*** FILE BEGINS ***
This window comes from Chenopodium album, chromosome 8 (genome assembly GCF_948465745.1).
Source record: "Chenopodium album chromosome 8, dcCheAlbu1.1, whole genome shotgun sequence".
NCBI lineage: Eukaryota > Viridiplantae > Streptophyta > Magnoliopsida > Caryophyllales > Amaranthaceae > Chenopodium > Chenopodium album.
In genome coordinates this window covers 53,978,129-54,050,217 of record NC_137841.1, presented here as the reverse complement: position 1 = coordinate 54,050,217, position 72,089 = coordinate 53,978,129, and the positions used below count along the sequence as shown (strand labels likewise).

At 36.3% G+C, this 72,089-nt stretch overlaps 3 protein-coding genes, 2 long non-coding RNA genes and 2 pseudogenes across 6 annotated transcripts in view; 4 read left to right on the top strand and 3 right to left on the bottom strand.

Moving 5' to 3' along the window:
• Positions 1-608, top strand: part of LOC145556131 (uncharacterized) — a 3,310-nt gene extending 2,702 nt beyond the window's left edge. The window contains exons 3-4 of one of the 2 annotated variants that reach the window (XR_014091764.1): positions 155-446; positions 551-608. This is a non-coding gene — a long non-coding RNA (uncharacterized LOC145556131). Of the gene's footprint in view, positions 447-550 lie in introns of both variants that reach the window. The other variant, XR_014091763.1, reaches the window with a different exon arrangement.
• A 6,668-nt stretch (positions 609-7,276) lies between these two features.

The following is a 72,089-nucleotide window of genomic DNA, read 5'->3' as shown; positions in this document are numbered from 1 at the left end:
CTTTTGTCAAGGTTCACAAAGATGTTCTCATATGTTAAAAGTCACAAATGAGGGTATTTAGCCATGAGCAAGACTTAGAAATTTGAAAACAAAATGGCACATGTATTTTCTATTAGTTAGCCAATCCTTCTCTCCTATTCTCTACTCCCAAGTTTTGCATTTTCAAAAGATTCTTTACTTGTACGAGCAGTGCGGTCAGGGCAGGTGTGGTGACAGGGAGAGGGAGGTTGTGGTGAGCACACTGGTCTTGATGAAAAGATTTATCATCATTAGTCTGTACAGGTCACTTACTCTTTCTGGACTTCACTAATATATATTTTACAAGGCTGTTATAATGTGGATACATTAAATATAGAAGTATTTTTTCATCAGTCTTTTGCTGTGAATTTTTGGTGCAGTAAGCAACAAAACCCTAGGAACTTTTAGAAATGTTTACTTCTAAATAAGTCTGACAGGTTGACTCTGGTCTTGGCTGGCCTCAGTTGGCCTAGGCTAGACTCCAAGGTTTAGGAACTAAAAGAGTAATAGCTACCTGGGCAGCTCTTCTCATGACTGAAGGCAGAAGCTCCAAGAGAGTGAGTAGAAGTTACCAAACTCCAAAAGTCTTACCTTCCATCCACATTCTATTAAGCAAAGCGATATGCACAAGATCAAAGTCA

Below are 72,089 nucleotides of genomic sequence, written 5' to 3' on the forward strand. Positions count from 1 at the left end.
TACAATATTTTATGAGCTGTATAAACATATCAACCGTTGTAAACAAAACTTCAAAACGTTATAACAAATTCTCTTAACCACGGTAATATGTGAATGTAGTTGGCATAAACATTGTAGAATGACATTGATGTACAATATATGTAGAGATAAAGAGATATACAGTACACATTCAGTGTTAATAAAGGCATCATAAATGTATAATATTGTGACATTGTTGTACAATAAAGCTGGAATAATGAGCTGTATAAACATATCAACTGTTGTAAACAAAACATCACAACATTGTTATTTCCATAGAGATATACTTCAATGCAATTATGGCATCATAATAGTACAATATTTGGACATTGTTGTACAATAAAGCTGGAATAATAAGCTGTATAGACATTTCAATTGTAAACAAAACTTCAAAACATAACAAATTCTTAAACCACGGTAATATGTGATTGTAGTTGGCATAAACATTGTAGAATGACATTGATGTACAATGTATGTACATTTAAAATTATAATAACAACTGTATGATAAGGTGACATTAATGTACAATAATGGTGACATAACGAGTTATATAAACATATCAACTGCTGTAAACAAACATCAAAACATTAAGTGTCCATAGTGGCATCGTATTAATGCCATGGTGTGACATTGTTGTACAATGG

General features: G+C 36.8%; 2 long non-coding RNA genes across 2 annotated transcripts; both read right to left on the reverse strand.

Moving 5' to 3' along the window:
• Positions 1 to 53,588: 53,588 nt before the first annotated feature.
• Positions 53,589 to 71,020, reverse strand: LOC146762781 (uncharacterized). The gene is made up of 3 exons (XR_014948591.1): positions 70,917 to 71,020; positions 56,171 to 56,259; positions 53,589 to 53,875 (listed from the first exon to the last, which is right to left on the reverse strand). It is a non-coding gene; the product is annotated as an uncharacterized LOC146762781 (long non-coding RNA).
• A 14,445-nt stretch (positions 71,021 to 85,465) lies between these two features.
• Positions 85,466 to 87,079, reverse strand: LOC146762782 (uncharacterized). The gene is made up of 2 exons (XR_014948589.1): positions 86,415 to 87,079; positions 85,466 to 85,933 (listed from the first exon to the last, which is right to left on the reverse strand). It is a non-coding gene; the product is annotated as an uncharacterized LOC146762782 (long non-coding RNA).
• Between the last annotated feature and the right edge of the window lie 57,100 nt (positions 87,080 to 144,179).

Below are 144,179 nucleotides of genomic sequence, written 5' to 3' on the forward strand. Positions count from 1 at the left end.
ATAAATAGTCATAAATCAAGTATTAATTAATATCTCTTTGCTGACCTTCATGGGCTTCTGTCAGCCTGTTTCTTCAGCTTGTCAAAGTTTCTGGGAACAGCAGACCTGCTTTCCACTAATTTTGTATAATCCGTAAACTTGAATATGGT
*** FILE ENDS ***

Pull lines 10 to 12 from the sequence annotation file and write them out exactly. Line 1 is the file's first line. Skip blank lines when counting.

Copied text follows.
CTTTTGTCAAGGTTCACAAAGATGTTCTCATATGTTAAAAGTCACAAATGAGGGTATTTAGCCATGAGCAAGACTTAGAAATTTGAAAACAAAATGGCACATGTATTTTCTATTAGTTAGCCAATCCTTCTCTCCTATTCTCTACTCCCAAGTTTTGCATTTTCAAAAGATTCTTTACTTGTACGAGCAGTGCGGTCAGGGCAGGTGTGGTGACAGGGAGAGGGAGGTTGTGGTGAGCACACTGGTCTTGATGAAAAGATTTATCATCATTAGTCTGTACAGGTCACTTACTCTTTCTGGACTTCACTAATATATATTTTACAAGGCTGTTATAATGTGGATACATTAAATATAGAAGTATTTTTTCATCAGTCTTTTGCTGTGAATTTTTGGTGCAGTAAGCAACAAAACCCTAGGAACTTTTAGAAATGTTTACTTCTAAATAAGTCTGACAGGTTGACTCTGGTCTTGGCTGGCCTCAGTTGGCCTAGGCTAGACTCCAAGGTTTAGGAACTAAAAGAGTAATAGCTACCTGGGCAGCTCTTCTCATGACTGAAGGCAGAAGCTCCAAGAGAGTGAGTAGAAGTTACCAAACTCCAAAAGTCTTACCTTCCATCCACATTCTATTAAGCAAAGCGATATGCACAAGATCAAAGTCA

Below are 72,089 nucleotides of genomic sequence, written 5' to 3' on the forward strand. Positions count from 1 at the left end.
TACAATATTTTATGAGCTGTATAAACATATCAACCGTTGTAAACAAAACTTCAAAACGTTATAACAAATTCTCTTAACCACGGTAATATGTGAATGTAGTTGGCATAAACATTGTAGAATGACATTGATGTACAATATATGTAGAGATAAAGAGATATACAGTACACATTCAGTGTTAATAAAGGCATCATAAATGTATAATATTGTGACATTGTTGTACAATAAAGCTGGAATAATGAGCTGTATAAACATATCAACTGTTGTAAACAAAACATCACAACATTGTTATTTCCATAGAGATATACTTCAATGCAATTATGGCATCATAATAGTACAATATTTGGACATTGTTGTACAATAAAGCTGGAATAATAAGCTGTATAGACATTTCAATTGTAAACAAAACTTCAAAACATAACAAATTCTTAAACCACGGTAATATGTGATTGTAGTTGGCATAAACATTGTAGAATGACATTGATGTACAATGTATGTACATTTAAAATTATAATAACAACTGTATGATAAGGTGACATTAATGTACAATAATGGTGACATAACGAGTTATATAAACATATCAACTGCTGTAAACAAACATCAAAACATTAAGTGTCCATAGTGGCATCGTATTAATGCCATGGTGTGACATTGTTGTACAATGG